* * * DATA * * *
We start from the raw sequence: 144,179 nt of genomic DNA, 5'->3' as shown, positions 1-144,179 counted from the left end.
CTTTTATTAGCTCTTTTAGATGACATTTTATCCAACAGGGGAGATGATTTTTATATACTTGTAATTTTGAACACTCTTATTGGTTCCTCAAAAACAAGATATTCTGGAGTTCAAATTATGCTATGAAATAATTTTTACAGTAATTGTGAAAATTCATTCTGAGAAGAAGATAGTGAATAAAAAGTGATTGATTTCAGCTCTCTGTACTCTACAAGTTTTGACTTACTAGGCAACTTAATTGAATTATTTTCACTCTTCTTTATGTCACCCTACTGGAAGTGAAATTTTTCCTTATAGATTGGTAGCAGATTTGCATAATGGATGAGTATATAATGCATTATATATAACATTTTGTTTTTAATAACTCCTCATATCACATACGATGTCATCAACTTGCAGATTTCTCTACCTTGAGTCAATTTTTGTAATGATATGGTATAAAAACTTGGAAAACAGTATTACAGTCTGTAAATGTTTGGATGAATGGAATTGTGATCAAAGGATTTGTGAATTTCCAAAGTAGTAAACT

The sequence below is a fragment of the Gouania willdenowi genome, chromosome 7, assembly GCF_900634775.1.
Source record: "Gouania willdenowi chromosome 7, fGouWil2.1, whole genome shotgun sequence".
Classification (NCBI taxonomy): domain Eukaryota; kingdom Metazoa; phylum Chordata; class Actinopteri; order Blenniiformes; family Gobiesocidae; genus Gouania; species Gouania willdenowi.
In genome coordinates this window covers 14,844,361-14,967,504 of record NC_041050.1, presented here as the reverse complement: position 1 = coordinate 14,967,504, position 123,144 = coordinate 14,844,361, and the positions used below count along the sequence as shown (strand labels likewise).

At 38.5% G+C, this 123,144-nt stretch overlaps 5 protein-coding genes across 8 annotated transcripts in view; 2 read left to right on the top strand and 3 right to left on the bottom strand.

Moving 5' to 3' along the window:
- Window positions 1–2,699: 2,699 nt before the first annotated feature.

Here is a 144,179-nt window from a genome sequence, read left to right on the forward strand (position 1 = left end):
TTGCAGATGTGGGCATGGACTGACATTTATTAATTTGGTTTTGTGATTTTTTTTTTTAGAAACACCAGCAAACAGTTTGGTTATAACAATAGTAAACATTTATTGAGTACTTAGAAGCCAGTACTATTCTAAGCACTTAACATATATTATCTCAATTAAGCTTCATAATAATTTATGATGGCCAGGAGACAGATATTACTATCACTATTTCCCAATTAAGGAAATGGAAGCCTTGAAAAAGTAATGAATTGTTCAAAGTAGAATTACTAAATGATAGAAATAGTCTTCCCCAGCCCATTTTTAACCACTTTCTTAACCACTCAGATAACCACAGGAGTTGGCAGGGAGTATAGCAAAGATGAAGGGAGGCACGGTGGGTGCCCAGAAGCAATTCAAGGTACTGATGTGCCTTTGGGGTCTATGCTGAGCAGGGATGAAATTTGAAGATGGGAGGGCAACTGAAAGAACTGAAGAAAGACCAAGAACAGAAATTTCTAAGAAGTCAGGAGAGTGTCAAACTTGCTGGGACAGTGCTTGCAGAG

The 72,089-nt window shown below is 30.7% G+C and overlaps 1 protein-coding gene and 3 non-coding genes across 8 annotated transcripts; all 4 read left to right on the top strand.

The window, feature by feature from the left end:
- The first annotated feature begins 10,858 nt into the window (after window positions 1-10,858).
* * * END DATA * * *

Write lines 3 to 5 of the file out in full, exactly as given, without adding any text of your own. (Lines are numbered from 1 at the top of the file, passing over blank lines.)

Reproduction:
The sequence below is a fragment of the Gouania willdenowi genome, chromosome 7, assembly GCF_900634775.1.
Source record: "Gouania willdenowi chromosome 7, fGouWil2.1, whole genome shotgun sequence".
Classification (NCBI taxonomy): domain Eukaryota; kingdom Metazoa; phylum Chordata; class Actinopteri; order Blenniiformes; family Gobiesocidae; genus Gouania; species Gouania willdenowi.